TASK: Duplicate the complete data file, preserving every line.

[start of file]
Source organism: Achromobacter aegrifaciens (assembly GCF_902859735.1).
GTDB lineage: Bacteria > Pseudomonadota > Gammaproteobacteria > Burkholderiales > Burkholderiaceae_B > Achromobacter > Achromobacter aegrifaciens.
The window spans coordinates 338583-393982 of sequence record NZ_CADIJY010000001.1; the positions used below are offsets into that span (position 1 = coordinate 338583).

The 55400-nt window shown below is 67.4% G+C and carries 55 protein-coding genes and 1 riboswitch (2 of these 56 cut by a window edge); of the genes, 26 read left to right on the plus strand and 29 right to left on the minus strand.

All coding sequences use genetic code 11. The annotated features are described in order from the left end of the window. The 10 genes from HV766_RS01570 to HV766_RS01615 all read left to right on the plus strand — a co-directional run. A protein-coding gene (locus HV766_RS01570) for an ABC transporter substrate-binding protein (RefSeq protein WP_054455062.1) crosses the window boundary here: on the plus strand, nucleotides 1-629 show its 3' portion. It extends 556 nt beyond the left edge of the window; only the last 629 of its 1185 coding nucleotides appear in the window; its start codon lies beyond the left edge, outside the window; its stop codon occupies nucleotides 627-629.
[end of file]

Source organism: Achromobacter aegrifaciens (assembly GCF_902859735.1).
GTDB lineage: Bacteria > Pseudomonadota > Gammaproteobacteria > Burkholderiales > Burkholderiaceae_B > Achromobacter > Achromobacter aegrifaciens.
The window spans coordinates 338583-393982 of sequence record NZ_CADIJY010000001.1; the positions used below are offsets into that span (position 1 = coordinate 338583).

The 55400-nt window shown below is 67.4% G+C and carries 55 protein-coding genes and 1 riboswitch (2 of these 56 cut by a window edge); of the genes, 26 read left to right on the plus strand and 29 right to left on the minus strand.

All coding sequences use genetic code 11. The annotated features are described in order from the left end of the window. The 10 genes from HV766_RS01570 to HV766_RS01615 all read left to right on the plus strand — a co-directional run. A protein-coding gene (locus HV766_RS01570) for an ABC transporter substrate-binding protein (RefSeq protein WP_054455062.1) crosses the window boundary here: on the plus strand, nucleotides 1-629 show its 3' portion. It extends 556 nt beyond the left edge of the window; only the last 629 of its 1185 coding nucleotides appear in the window; its start codon lies beyond the left edge, outside the window; its stop codon occupies nucleotides 627-629.